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12-Year-Old Boy Raises Money For Gravestone Of Best Friend Who Died Of Cancer

by : Tom Percival on : 08 Dec 2018 16:58
Courtesy of the Klakulak family

A 12-year-old boy is raising money for a very special Christmas gift, a gravestone for his best friend who died of cancer.

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Kaleb Klakulak is working odd jobs, including raking leaves and collecting bottles in the hopes of earning enough money to buy his friend, Kenneth ‘K.J.’ Gross, a gravestone.

According to local news reports Kenneth died of congestive heart-failure following years of chemotherapy to fight leukaemia but his mother, LaSondra ‘San’ Singleton, couldn’t afford a grave marker.

Courtesy of the Klakulak family

Kaleb told The Detroit News:

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I love Ms. San, I was sad she couldn’t afford it. I wanted people to be able to find (K.J.’s grave) when they went to see him.

Kaleb had hoped to have raised $2,500 so he could buy the headstone before Christmas but the media attention his campaign garnered means he’s already smashed his goal.

Thanks to a number of generous people making PayPal donations Kaleb’s managed to earn over $2,500 dollars for Kenneth’s gravestone.

Kirsty Hall, Kaleb’s mum, manages the PayPal account that her son’s been using to accept donations and she updated it today to tell everyone the great news.

She wrote:

WE WANT TO THANK YOU ALL from the very bottom OF OUR HEARTS!!!

The funds have been provided for KJ’s headstone! We thank each and every person who donated and shared this story. We never dreamt it would take off like it did!

The PayPal will be open for a couple of weeks. If you still wish to donate the money will be used to help Kj’s family during this financial and emotional hardship! If not .. that’s totally fine too.

We are beyond humbled by the gengenerosity (sic) and love over the last few days! Whatever you decide … please keep them in your prayers as they are approaching their first Christmas with out (sic) KJ.

Kenneth diagnosed with leukaemia as an infant but through it all, he’s had his friend Kaleb by his side, often literally and the pair would watch TV and play video games in the hospital when Kenneth was poorly.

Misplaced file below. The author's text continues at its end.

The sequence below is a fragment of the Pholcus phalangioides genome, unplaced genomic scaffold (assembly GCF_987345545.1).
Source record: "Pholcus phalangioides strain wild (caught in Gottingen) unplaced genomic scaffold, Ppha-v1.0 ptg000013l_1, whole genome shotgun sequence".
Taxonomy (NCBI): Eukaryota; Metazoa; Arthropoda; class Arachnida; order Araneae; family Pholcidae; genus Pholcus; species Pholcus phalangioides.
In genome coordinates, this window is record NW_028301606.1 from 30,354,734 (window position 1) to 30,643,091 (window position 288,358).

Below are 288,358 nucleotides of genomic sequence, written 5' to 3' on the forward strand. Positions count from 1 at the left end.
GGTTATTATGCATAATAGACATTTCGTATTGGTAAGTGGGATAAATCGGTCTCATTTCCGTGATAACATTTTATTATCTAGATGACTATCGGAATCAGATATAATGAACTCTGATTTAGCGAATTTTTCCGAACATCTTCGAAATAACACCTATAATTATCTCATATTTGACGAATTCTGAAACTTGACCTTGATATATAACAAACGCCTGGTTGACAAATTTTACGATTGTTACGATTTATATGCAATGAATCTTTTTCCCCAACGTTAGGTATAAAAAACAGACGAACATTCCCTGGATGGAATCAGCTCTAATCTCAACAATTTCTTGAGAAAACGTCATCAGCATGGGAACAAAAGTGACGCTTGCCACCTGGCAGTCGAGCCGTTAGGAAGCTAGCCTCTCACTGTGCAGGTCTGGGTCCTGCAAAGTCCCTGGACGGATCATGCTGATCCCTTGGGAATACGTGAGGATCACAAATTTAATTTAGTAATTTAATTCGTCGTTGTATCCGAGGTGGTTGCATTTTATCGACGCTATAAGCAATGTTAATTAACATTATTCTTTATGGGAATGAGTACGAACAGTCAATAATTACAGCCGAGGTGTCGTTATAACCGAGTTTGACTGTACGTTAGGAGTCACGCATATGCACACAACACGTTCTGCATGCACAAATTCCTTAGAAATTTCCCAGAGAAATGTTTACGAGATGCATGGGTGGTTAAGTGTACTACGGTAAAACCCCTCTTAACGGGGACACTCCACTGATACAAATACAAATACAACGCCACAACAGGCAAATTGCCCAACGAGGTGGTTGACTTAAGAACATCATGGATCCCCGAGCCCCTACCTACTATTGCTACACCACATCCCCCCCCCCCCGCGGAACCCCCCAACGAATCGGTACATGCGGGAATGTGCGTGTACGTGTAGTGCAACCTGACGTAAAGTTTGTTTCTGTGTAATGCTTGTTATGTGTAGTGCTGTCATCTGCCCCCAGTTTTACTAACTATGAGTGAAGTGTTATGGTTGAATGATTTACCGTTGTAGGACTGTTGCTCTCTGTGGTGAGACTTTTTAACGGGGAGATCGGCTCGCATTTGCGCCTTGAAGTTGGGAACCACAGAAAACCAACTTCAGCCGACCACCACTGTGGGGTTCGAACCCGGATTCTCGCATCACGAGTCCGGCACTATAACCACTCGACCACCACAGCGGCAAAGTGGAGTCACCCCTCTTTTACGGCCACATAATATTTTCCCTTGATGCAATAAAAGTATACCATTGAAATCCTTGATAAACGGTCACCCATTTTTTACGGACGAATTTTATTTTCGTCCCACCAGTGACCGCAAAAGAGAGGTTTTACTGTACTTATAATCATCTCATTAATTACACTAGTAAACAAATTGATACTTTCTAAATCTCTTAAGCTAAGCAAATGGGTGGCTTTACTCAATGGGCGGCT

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Courtesy of the Klakulak family

Earlier this year when Kenneth was hospitalised for what would be the last time, Singleton was forced to quit her job so she could look after her son full time.

She eventually returned to work but with five children, one of whom was seriously ill, and a mother who’d been diagnosed with Alzheimers, she admitted that money was tight.

Singleton admitted to The Detroit News that she’s overwhelmed by the gesture saying it speaks volumes to the type of people that Kaleb and his mother are, before adding that it speaks to the type of person her son was because he ‘impacted people’ to the point where they want to do this for him.

To donate to K.J.’s headstone fund click here.

If you have a story you want to tell, send it to [email protected]

Tom Percival

More of a concept than a journalist, Tom Percival was forged in the bowels of Salford University from which he emerged grasping a Masters in journalism. Since then his rise has been described by himself as ‘meteoric’ rising to the esteemed rank of Social Editor at UNILAD as well as working at the BBC, Manchester Evening News, and ITV. He credits his success to three core techniques, name repetition, personality mirroring, and never breaking off a handshake.

Topics: News

Credits

The Detroit News
  1. The Detroit News

    Kaleb's Christmas wish: A gravestone for his friend